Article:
The pistons have 3 rings each. The two top ones are compression rings and the lower one is the oil control, or wiper ring. The oil wiper ring’s sole job is to scrape the oil off of the cylinder walls when the piston is on the downstroke. This ring must be free to move in the piston groove (or land as it’s called) and conform to the cylinder wall. If they stick then of course a lot of oil remains on the cylinder wall and some of this gets forced past the upper 2 compression rings where it is then burnt.
As I mentioned, I would verify the PCV part of this first as a clogged PCV can cause all sorts of problems that are not as serious as they might appear to be.
Hope that explains it some anyway.
If the diagnosis is correct replacement of engine leaves another expensive ticking time bomb, the automatic transmission if never replaced.
$3500 buys a lot of quarts of engine oil.
You have a Taurus which has gone past its designed mileage already. Just replace that old car. A new engine will make the car worth $700. Maybe. Go for two quarts of 30 weight along with the other oil in an oil change. Don’t try to repair it at any cost.
If it comes right down to it and it turns out that you do have a legitimate serious engine problem, my opinion would be that there is no way I would put 3500 into an engine on this car.
Check around with reputable salvage yards. As I mentioned, the 3.0 is a rock solid motor and due to low demand the prices on used, low miles engines are cheap IMHO.
A Ford-only salvage not too far from me had about 2 dozen Taurus/Sable engines on the rack the last time I was in there since the engines seldom fail.
Most of the engines had 40-60k miles on them and averaged about 350 dollars exchange so that could give you a rough estimate of what other yards may get.
Some yards will even install them for a nominal fee.
I went by and picked the car up today – the owner said this was not a standard 3.0 engine, it was a dual overhead cam, which was why a replacement would be harder to find and more expensive. He told that me the leaks were probably around the valves, and he hated to do a valve job, because it would stress lower parts of the engine, and I might end up with more problems.
Thanks for all of the advice guys.
By the way, the PCV valve was replaced about 2 wks ago, with no effect on consumption
You are consuming almost a quart of oil per tank of gas. I can’t believe it does not smoke, even if only at start up. I will go along with most of what was stated and say don’t throw $3500 into it. I am sure the market value is worth much less even with a new engine. Use that money towards a newer used one. Taurus/Sable are good cars for the money but they depreciate fast and there are plenty on the used market. Also keep in mind the trannys are a weak point, so ask about the maintenace performed on any used ones you look at. The used engines from a salvage yard may end up being a good deal but are a crap shoot. Even with some kind of warranty you have to be prepared to be inconvenienced by not having a car for some time while it is being install and possibly reinstalled if it craps out. Only you can weigh that out.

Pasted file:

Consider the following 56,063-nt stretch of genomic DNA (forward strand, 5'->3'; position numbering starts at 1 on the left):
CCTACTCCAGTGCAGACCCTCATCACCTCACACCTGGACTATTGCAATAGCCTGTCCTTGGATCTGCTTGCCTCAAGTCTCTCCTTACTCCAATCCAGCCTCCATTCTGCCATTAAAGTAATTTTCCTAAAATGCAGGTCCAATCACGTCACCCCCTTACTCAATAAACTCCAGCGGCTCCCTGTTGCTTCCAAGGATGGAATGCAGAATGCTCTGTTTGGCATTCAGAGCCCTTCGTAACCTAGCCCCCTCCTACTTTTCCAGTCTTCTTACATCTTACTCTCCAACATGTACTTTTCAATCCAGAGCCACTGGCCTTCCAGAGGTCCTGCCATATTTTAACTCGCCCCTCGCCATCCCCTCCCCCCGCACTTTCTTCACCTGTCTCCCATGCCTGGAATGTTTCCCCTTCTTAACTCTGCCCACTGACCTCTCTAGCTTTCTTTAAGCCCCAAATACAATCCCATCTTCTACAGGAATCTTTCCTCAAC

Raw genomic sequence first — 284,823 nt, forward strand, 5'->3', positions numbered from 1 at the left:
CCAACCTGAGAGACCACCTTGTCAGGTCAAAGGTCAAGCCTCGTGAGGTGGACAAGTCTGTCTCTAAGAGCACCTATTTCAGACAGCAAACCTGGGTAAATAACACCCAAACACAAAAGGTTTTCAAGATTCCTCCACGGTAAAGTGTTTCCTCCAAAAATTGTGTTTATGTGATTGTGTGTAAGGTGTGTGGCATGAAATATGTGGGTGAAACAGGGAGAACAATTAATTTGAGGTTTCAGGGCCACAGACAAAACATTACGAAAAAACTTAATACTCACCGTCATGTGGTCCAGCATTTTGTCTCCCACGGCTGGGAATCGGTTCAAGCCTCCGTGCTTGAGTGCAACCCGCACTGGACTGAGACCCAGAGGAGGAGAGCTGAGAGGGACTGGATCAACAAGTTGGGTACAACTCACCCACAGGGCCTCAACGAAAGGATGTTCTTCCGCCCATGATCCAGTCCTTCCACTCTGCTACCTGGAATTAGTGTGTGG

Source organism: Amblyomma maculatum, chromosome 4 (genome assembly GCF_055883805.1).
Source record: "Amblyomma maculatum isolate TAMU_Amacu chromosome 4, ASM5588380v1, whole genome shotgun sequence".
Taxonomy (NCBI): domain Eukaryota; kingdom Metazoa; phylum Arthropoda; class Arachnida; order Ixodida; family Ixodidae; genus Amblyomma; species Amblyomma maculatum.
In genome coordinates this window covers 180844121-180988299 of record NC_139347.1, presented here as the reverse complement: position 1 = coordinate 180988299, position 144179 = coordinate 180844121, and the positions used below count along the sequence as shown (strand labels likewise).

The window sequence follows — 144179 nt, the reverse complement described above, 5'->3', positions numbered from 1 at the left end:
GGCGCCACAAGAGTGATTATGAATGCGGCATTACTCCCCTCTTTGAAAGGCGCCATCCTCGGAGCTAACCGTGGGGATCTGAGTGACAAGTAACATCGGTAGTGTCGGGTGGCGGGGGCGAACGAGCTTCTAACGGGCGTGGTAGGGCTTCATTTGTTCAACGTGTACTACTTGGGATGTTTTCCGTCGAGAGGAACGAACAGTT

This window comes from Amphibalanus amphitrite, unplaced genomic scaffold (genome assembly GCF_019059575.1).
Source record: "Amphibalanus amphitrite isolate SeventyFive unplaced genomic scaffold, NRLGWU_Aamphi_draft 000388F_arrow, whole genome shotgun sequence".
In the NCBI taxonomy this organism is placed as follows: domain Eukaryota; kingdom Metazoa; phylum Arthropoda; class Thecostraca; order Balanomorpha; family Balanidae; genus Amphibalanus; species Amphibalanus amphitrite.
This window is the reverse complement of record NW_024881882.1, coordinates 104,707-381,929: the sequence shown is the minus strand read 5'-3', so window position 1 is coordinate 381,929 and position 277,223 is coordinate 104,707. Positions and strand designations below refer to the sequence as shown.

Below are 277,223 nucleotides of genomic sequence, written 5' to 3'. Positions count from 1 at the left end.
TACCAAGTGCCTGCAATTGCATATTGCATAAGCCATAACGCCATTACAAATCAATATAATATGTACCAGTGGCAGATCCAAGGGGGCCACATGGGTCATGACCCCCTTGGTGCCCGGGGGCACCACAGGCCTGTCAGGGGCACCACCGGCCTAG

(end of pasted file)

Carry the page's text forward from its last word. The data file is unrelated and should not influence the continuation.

You could try using a 10W-40 High milage oil like Castrol’s or Valvoline’s. See if that reduces the consumption a bit while you are still using it. If you live in a warm climate try adding 2 qts of 30 weight as someone suggested.
If oil is leaking into the combustion compartment past the valves, it is the valve stem seals. You would not need a valve job, just replacement of the seals. Typically this problem displays a puff of smoke at startup and when taking off after idling, even at a traffic light.
Your mechanic is correct that the DOHC is harder to find and more expensive.
I do disagree with him somewhat on one point.
Performing a valve job does not automatically mean that since the valves are sealing better there will be a problem with the lower end. That is only true if the engine has low oil pressure, has suffered head gasket failure which diluted the engine oil, and IF (the big one) the rings are going out.
It should be the mechanic’s duty to tell you if the rings are a problem or not. This is easily done with a “wet” compression test or leakdown test. If the rings and oil pressure are good there should be no problem performing a valve job.
If one assumes the valve seals are the problem, these can be replaced without removing the cylinder heads. The cylinders are aired up one at a time, valve springs are removed, and the valve seals replaced with the valves in place. There is no test for valve stem seals; it’s strictly replace and hope; although often many bad ones, once they’re off, can be visually examined for faults.
As to the “wet” compression test I mentioned, this is nothing more than squirting a small amount of oil into a cylinder and rechecking the compression. If the compression is somewhat low and the oil does not force the reading up much then it’s a valve problem (which has nothing to do with valve seals).
If the reading takes a considerable jump upwards then it’s a ring problem.
This needs to be determined before going into that engine at all. It would be interesting to know what the compression readings actually are.
If the problem turns out to just the valve guides, replacement of those should not be too costly, as pointed out already. Now that we know what engine you have,if there are major problems, scrap the car, since the DOHC engine is much more troublesome, and for instance, changing the rear plugs necessitates pulling the engine out!